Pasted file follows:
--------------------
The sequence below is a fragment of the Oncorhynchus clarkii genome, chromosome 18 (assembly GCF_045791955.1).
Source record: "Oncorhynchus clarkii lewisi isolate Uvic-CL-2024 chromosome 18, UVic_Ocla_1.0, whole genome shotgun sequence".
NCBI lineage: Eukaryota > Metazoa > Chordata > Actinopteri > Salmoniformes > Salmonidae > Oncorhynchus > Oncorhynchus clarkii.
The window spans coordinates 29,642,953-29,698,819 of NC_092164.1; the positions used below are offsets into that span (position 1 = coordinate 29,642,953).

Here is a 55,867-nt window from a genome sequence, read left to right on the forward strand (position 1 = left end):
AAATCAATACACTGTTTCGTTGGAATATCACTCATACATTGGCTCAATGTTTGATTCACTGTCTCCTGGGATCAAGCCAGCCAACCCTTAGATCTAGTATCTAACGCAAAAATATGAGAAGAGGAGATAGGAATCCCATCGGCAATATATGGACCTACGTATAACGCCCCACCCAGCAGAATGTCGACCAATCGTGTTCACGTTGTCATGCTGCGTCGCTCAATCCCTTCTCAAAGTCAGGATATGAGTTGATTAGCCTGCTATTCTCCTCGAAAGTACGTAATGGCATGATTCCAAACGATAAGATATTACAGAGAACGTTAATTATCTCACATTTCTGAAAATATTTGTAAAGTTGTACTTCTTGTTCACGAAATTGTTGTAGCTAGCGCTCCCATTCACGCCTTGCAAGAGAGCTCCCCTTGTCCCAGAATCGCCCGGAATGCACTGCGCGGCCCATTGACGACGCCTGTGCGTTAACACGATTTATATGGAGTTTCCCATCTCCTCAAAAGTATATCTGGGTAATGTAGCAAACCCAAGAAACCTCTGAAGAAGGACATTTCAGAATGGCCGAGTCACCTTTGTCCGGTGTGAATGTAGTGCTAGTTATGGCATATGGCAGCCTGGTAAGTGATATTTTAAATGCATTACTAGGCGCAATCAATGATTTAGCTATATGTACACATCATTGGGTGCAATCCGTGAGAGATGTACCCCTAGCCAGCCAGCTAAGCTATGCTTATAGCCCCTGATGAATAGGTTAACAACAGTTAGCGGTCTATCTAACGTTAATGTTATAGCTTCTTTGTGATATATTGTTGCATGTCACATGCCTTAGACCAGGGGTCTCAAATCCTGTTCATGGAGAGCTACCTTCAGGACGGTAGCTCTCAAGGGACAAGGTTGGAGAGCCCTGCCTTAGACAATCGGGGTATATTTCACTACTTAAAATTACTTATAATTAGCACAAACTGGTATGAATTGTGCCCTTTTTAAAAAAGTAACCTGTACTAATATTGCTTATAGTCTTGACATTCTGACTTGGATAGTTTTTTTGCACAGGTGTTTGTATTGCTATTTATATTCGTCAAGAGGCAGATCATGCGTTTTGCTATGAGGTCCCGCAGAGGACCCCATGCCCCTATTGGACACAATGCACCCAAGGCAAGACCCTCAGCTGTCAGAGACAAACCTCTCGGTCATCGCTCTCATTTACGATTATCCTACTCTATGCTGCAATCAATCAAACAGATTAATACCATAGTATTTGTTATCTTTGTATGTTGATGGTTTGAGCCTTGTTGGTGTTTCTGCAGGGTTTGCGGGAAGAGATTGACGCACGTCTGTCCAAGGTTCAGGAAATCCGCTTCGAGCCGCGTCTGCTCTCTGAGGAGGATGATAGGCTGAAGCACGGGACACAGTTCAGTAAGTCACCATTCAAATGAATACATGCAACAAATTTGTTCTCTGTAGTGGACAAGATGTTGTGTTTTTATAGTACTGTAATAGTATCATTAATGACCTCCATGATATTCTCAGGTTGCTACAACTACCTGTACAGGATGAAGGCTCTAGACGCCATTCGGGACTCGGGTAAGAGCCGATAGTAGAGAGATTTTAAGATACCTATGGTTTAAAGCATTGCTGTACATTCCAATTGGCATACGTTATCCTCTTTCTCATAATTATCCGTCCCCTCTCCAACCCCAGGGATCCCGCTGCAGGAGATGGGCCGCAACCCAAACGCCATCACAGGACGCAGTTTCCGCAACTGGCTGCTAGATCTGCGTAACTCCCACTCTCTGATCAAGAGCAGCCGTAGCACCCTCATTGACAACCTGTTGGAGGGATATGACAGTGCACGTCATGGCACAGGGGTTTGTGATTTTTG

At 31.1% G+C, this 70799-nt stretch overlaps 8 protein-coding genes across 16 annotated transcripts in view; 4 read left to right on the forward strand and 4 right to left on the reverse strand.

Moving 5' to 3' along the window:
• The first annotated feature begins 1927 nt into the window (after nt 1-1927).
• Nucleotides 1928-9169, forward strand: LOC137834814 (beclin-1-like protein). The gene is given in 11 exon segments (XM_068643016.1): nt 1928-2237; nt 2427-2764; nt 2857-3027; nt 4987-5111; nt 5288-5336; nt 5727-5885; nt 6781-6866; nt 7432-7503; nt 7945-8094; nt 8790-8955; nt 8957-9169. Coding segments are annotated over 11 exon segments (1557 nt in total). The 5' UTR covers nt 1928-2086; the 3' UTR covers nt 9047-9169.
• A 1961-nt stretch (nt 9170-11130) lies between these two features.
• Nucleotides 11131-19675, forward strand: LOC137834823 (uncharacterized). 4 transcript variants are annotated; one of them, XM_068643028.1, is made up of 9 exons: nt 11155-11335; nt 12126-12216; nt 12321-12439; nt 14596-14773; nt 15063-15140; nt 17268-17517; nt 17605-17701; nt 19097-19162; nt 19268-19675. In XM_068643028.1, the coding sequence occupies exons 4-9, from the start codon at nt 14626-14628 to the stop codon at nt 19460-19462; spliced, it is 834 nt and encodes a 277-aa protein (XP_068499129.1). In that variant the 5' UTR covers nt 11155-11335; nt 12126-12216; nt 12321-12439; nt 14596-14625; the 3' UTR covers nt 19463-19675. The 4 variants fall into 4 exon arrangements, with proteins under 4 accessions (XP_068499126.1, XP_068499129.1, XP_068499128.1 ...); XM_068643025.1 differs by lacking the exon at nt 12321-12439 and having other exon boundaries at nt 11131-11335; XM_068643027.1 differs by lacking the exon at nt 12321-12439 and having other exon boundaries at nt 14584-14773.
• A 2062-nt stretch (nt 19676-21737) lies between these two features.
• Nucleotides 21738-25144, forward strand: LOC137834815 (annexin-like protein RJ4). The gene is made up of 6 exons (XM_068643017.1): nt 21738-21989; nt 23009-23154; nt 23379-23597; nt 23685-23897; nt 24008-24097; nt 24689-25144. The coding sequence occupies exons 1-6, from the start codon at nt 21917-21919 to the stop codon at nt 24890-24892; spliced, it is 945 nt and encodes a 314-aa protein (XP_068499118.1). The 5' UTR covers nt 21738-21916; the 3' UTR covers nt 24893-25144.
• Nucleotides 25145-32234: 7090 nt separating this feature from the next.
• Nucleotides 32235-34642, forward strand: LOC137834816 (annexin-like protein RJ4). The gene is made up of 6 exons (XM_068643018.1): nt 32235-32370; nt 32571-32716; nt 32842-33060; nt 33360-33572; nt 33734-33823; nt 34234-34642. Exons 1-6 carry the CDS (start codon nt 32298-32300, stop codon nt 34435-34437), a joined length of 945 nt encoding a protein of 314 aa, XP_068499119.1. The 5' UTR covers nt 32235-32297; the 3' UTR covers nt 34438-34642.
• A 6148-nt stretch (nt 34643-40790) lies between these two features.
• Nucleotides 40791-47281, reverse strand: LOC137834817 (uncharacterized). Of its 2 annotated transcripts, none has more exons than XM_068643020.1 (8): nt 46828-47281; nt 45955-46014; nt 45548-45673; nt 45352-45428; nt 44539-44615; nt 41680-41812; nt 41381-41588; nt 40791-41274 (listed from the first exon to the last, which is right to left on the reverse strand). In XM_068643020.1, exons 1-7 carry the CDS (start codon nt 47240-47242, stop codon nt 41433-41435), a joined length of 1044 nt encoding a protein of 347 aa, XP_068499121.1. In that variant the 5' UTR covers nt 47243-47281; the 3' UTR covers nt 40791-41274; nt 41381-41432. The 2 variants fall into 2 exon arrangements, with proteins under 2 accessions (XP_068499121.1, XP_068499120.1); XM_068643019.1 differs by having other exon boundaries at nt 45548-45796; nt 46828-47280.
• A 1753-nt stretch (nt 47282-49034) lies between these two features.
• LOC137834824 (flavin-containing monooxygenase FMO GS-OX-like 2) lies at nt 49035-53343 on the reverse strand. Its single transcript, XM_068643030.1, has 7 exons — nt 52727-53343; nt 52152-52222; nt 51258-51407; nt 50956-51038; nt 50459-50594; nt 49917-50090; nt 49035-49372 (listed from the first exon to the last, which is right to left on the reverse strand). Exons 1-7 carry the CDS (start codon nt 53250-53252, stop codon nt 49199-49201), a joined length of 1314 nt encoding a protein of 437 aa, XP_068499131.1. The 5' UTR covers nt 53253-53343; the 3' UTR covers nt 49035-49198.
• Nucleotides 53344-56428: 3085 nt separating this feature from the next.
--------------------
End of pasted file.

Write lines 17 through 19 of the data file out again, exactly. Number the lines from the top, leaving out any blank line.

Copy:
• A 6148-nt stretch (nt 34643-40790) lies between these two features.
• Nucleotides 40791-47281, reverse strand: LOC137834817 (uncharacterized). Of its 2 annotated transcripts, none has more exons than XM_068643020.1 (8): nt 46828-47281; nt 45955-46014; nt 45548-45673; nt 45352-45428; nt 44539-44615; nt 41680-41812; nt 41381-41588; nt 40791-41274 (listed from the first exon to the last, which is right to left on the reverse strand). In XM_068643020.1, exons 1-7 carry the CDS (start codon nt 47240-47242, stop codon nt 41433-41435), a joined length of 1044 nt encoding a protein of 347 aa, XP_068499121.1. In that variant the 5' UTR covers nt 47243-47281; the 3' UTR covers nt 40791-41274; nt 41381-41432. The 2 variants fall into 2 exon arrangements, with proteins under 2 accessions (XP_068499121.1, XP_068499120.1); XM_068643019.1 differs by having other exon boundaries at nt 45548-45796; nt 46828-47280.
• A 1753-nt stretch (nt 47282-49034) lies between these two features.